By Eileen Bailey

Daily Journal

As emergency crews began providing additional assistance to victims in the tornado-torn counties of Pontotoc and Union, residents in other areas keep a watchful eye on rising creeks and rivers.

The American Red Cross has set up emergency shelters for people in need of assistance after tornadoes damaged Pontotoc County's Randolph community and Union County's Martintown community Saturday morning.

The Red Cross has provided 150 meals for victims and will continue to do so through Wednesday.

Service centers have been opened by the Red Cross and communities to provide victims with "the means to purchase items they need the most, such as groceries, new clothing, temporary housing, emergency home repairs, basic household items, prescription medicines and other medical supplies," said Leslie Posey, executive director for the American Red Cross Northeast Mississippi Chapter.

"All Red Cross disaster relief is provided free of charge," she said. "People applying for assistance need to bring some form of information that shows their address as proof they live in the affected areas."

Damage assessments

The storms that ripped through Pontotoc and Union counties killed a Randolph community man, injured at least 21 people and damaged or destroyed more than 100 buildings.

Posey said 91 homes were damaged in the two tornadoes. Of that number, 31 were destroyed, 18 suffered major damage and 42 received minor damage, she said. This estimate did not include businesses.

Clif Lusk, public relations director for the Mississippi Emergency Management Agency, said Gov. Kirk Fordice has declared the area a state of emergency but said he was not sure if the Federal Emergency Management Agency would issue a presidential declaration for the area. A representative with the Small Business Administration, which provides assistance to businesses and individuals, will be in Pontotoc and Union counties Wednesday to assess the damage, Lusk said.

State Insurance Commissioner George Dale said one insurance company that has handled about 80 of the total claims in both counties estimated damage at $1 million as of Monday.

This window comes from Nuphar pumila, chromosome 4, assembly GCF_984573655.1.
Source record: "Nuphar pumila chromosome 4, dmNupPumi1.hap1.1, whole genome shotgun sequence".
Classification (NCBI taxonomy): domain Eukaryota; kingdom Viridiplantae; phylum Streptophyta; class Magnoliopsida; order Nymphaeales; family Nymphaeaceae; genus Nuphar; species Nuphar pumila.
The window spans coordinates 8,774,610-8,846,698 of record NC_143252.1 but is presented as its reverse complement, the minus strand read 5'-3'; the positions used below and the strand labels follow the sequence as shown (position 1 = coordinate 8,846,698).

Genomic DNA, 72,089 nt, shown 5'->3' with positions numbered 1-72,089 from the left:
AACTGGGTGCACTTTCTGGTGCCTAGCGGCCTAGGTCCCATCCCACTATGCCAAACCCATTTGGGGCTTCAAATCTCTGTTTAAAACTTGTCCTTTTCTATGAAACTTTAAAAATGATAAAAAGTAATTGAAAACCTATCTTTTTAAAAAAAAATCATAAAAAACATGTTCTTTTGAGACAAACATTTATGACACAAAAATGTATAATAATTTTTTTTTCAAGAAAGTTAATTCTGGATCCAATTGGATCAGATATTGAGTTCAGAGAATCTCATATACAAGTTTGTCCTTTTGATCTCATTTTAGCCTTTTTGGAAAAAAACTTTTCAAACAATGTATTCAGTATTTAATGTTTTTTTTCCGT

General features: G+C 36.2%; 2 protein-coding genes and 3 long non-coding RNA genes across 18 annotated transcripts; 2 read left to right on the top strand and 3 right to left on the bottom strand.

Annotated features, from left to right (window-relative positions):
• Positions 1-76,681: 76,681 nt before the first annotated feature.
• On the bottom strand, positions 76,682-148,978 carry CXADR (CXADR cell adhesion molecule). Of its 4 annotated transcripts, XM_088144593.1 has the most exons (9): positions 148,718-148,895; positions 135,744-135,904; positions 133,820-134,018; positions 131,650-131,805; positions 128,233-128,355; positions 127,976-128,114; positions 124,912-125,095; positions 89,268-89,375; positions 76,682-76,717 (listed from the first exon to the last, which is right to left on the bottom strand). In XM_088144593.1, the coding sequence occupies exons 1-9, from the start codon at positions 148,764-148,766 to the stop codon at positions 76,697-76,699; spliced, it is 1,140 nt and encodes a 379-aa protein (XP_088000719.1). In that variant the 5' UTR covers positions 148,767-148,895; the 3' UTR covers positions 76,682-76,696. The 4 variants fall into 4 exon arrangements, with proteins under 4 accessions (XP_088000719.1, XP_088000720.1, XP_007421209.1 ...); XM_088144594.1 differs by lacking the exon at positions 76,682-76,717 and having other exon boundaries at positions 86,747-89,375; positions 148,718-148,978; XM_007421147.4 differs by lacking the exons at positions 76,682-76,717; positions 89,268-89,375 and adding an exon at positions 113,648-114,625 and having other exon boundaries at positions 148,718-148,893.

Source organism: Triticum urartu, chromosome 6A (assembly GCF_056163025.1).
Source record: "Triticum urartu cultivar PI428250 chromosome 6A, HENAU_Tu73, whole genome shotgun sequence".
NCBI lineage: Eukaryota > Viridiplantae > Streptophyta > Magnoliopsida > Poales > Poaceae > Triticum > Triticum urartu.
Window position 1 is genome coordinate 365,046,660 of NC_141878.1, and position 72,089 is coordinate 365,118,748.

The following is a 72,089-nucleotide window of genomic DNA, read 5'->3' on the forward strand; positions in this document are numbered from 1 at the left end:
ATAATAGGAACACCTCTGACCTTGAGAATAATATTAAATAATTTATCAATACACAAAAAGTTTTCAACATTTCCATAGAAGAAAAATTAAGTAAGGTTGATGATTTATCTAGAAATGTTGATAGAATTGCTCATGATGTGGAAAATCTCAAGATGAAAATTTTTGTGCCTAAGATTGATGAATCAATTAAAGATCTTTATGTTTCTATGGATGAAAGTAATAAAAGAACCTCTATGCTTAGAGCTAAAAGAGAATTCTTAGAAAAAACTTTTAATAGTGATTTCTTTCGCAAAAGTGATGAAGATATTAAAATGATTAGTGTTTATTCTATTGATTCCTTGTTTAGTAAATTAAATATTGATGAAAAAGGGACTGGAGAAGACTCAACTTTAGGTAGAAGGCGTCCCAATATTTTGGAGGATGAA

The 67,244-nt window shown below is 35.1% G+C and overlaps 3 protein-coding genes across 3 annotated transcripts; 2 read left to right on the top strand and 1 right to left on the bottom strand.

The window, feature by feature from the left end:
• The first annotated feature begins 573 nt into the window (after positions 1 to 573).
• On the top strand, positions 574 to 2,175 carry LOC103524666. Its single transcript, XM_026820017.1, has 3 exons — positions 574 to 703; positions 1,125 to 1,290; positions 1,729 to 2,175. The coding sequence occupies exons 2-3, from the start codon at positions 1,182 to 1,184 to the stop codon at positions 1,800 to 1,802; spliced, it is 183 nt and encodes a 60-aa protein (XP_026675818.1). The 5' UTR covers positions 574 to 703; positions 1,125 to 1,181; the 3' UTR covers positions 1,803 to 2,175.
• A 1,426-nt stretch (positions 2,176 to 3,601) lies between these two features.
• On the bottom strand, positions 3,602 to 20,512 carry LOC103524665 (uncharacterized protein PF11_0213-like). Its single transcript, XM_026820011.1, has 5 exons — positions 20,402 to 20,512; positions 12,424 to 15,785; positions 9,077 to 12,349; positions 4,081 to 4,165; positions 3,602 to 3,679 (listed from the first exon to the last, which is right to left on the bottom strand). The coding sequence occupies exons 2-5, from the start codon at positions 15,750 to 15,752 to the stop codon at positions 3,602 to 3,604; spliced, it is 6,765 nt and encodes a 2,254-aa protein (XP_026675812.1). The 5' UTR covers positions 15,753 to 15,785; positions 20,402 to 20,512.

Dale said residents in the affected areas should cover damaged buildings to prevent further damage and contact a local agent. If victims are unable to get in touch with an agent, they should call his office for further assistance at 1-800-562-2957.

Meteorologists with the National Weather Service in Memphis visited the area Sunday to gather damage information. Meteorologist Rick Smith said the team determined that the tornado that struck the Pontotoc area at about 1:30 a.m. was ranked an F1, which means the winds of the tornado ranged from 73 to 112 mph.

This tornado had a path length of about six miles and was about 400 yards wide.

The tornado that struck the Martintown community at 4 a.m. was ranked an F3 and had winds that ranged from 158 to 206 mph. The tornado had a path length of about three miles and ranged in width from 25 yards to 400 yards.

The strongest tornado on the Fujita scale is an F5, which has winds between 261 to 318 mph. An F5 tornado struck Tupelo on April 5, 1936, killing 225 people.

Rising waters

Smith said the line of storms that hit Northeast Mississippi Sunday dumped record-breaking rainfall totals for that day. For a 24-hour period beginning at 6 a.m. Sunday, 4.85 inches of rain fell in Tupelo. The record for that day was set at 3.21 inches in 1960. Total rainfall for the year is 15.64 inches.

The total rainfall for March is 4.86 inches. The normal monthly rainfall total is 6.07 inches.

Because of excessive rainfall, flooding conditions are occurring in many states in the South, including Mississippi. Three deaths were reported in Tennessee Sunday because of flooding, including one death in Memphis, Smith said.

Rain caused flooding conditions for several businesses in Tupelo, including a golf shop along U.S. Highway 45 near Barnes Crossing Road.

Several creeks and rivers in Northeast Mississippi were expected to reach flood stage this week. Town Creek, which runs through Lee County, was expected to crest at flood stage, which is 21 feet, Monday afternoon.

Tombigbee River was expected to crest today at 28 feet, which is 8 feet above flood stage, said Buzz Merchlewitz, service hydrologist for the National Weather Service in Memphis. The same river, which runs parallel to the Tennessee-Tombigbee Waterway, was expected to crest at 15 feet, two feet above flood stage, on Thursday.

"Most of the flooding will occur in agriculture areas," Merchlewitz said.

More rain is predicted for today, mainly in the afternoon and evening hours with a chance of thunderstorms.

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